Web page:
When people overlearn a task so that they can perform it by rote the individual steps that make up the skill come together into larger and larger units. As a consequence, the smaller components of the activity are essentially lost, yet it is by adjusting and varying these pieces that we can improve our performance.
It’s not just rote learning that’s to blame here: I think any task with which become familiar tends to get chunked by the brain for perfectly understandable reasons. And it’s sometimes really good to give fresh attention to the smaller components if we’re looking for change.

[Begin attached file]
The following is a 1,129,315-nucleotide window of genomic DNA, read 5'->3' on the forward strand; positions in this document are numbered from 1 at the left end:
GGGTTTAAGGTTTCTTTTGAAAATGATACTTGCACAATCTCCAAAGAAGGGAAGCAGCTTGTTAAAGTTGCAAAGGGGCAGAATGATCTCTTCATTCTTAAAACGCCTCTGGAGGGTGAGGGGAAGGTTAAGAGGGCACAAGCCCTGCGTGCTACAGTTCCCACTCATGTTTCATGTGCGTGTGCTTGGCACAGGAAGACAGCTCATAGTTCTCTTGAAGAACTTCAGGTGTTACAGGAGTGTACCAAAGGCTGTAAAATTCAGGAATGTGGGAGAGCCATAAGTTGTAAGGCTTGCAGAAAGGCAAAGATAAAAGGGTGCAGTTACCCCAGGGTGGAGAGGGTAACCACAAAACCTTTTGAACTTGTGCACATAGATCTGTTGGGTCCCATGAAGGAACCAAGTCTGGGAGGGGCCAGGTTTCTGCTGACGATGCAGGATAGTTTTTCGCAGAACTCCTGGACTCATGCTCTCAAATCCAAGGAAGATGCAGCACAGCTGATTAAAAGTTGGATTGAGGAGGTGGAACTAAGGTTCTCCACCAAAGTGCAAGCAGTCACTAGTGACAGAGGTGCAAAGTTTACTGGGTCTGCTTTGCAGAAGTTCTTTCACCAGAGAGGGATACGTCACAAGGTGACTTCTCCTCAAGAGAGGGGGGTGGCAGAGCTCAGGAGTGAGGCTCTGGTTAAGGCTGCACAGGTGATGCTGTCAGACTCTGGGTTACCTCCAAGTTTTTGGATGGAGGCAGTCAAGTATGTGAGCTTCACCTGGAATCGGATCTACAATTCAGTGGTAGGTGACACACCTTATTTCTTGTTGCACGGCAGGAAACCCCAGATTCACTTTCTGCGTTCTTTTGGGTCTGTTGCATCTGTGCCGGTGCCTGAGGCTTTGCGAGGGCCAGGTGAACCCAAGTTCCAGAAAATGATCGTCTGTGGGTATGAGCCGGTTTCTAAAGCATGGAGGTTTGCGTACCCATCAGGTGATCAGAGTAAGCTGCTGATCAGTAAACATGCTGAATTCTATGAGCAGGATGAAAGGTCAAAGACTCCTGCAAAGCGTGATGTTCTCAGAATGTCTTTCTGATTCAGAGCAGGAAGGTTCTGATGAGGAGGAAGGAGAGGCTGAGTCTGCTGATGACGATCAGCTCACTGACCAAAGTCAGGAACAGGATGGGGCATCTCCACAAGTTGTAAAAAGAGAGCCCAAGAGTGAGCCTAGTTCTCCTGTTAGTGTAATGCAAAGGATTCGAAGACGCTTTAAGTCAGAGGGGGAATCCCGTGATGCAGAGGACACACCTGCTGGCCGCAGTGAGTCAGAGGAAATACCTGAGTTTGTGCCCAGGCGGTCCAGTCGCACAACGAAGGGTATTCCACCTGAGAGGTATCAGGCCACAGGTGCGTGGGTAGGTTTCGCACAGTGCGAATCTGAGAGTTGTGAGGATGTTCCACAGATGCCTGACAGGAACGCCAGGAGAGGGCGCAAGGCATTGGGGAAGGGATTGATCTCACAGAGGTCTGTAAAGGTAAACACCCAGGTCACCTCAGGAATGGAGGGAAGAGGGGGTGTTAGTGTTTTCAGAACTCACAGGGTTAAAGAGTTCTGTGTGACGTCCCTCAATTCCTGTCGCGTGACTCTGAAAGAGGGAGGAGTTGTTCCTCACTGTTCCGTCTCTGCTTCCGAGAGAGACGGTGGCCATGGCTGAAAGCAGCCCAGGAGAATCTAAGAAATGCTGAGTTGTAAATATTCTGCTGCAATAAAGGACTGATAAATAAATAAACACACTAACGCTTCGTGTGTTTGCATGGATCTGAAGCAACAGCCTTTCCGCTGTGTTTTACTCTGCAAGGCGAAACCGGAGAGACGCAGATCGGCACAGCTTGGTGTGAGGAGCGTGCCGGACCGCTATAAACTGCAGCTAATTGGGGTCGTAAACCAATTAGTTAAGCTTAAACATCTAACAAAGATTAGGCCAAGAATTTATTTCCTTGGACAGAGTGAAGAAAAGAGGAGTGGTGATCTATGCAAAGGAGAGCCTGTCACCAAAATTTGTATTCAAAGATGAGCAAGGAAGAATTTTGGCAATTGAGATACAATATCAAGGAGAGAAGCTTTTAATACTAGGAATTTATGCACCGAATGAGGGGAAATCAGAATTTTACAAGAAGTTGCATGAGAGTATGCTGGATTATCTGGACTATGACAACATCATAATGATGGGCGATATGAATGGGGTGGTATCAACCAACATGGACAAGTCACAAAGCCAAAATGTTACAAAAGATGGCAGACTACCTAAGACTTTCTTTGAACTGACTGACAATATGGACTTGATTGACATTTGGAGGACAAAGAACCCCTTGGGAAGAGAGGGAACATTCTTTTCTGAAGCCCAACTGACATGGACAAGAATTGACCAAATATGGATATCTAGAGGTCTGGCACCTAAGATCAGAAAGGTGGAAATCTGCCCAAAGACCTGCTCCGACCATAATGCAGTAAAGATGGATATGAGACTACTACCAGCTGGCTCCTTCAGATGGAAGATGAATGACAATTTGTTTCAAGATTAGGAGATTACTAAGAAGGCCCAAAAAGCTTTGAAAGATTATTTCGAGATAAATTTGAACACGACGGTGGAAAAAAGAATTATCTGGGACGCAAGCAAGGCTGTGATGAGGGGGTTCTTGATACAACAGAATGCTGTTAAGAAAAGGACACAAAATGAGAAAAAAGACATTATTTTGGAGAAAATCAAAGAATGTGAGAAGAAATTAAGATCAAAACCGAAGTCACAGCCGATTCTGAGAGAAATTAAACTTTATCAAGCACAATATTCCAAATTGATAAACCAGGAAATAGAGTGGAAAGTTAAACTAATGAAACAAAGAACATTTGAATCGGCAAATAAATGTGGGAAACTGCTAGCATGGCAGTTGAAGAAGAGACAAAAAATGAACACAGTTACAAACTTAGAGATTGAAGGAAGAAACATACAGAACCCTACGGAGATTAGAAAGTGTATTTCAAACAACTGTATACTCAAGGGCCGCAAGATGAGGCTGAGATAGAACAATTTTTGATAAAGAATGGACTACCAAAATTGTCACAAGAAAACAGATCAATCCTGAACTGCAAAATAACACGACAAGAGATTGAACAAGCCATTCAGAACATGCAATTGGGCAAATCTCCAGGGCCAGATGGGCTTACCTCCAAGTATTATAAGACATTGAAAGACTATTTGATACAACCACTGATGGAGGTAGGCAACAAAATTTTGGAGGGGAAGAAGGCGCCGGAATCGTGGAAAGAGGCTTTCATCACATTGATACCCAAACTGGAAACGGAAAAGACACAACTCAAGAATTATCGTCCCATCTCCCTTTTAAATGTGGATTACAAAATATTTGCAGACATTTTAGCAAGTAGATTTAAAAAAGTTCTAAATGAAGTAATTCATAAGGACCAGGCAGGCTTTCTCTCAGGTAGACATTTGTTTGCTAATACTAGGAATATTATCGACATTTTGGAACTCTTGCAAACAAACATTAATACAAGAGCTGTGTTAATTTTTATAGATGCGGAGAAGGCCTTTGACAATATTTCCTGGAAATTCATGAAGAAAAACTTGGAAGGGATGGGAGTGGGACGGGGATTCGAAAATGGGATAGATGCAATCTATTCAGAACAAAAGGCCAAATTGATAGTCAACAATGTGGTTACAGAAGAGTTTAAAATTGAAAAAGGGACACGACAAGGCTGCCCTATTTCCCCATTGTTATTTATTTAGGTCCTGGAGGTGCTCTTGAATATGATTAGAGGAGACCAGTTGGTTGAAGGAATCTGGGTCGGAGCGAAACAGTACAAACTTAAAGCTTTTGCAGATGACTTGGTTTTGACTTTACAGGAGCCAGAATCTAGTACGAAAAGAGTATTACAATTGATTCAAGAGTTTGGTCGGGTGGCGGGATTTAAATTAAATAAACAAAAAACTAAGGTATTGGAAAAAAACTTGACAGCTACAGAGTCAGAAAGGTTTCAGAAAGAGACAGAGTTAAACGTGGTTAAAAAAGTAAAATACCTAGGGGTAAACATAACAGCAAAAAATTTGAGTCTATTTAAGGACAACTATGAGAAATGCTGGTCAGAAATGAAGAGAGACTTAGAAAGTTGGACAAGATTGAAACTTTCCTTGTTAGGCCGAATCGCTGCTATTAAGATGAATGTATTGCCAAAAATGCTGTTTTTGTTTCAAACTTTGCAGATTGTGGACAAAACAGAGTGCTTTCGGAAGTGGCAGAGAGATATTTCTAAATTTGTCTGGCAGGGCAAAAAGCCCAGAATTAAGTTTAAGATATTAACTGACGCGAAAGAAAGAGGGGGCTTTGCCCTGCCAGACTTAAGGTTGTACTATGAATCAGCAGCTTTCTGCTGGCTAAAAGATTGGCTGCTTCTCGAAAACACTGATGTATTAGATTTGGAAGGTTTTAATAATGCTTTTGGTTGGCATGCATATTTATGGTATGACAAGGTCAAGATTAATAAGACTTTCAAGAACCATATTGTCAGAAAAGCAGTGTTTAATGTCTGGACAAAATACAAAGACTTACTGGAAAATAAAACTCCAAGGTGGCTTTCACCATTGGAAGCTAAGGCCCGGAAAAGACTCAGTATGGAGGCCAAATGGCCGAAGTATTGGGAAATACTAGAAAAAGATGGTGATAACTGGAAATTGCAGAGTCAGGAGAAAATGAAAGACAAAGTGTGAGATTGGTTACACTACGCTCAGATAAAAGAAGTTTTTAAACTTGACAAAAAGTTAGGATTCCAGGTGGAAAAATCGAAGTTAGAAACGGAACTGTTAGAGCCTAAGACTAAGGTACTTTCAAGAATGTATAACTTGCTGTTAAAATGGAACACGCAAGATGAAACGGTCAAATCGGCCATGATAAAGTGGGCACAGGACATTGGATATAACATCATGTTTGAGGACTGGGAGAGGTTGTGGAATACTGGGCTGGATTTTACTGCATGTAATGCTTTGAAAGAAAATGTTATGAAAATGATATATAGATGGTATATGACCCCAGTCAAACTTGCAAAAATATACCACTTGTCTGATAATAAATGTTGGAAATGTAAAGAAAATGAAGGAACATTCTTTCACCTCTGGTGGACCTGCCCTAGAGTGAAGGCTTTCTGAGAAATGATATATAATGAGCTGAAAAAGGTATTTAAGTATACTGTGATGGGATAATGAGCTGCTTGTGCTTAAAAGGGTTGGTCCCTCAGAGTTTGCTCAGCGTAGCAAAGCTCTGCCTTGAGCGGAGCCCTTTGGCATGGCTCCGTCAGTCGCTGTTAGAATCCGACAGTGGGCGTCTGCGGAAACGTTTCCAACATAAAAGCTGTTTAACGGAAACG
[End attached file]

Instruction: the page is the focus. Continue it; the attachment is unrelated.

As I said back then, it’s one reason I get wary of the cult of big ideas. It’s also one of the reasons I created the Crumbs! workshop: trying to find the new in the detail of the familiar is an under-rated behaviour; we don’t always need high-octane “brainstorming” to improve our world.
Hat tip to David Gurteen’s newsletter for prompting me to revisit Ellen Langer. (Noticing and following breadcrumb trails is another aspect of creativity…)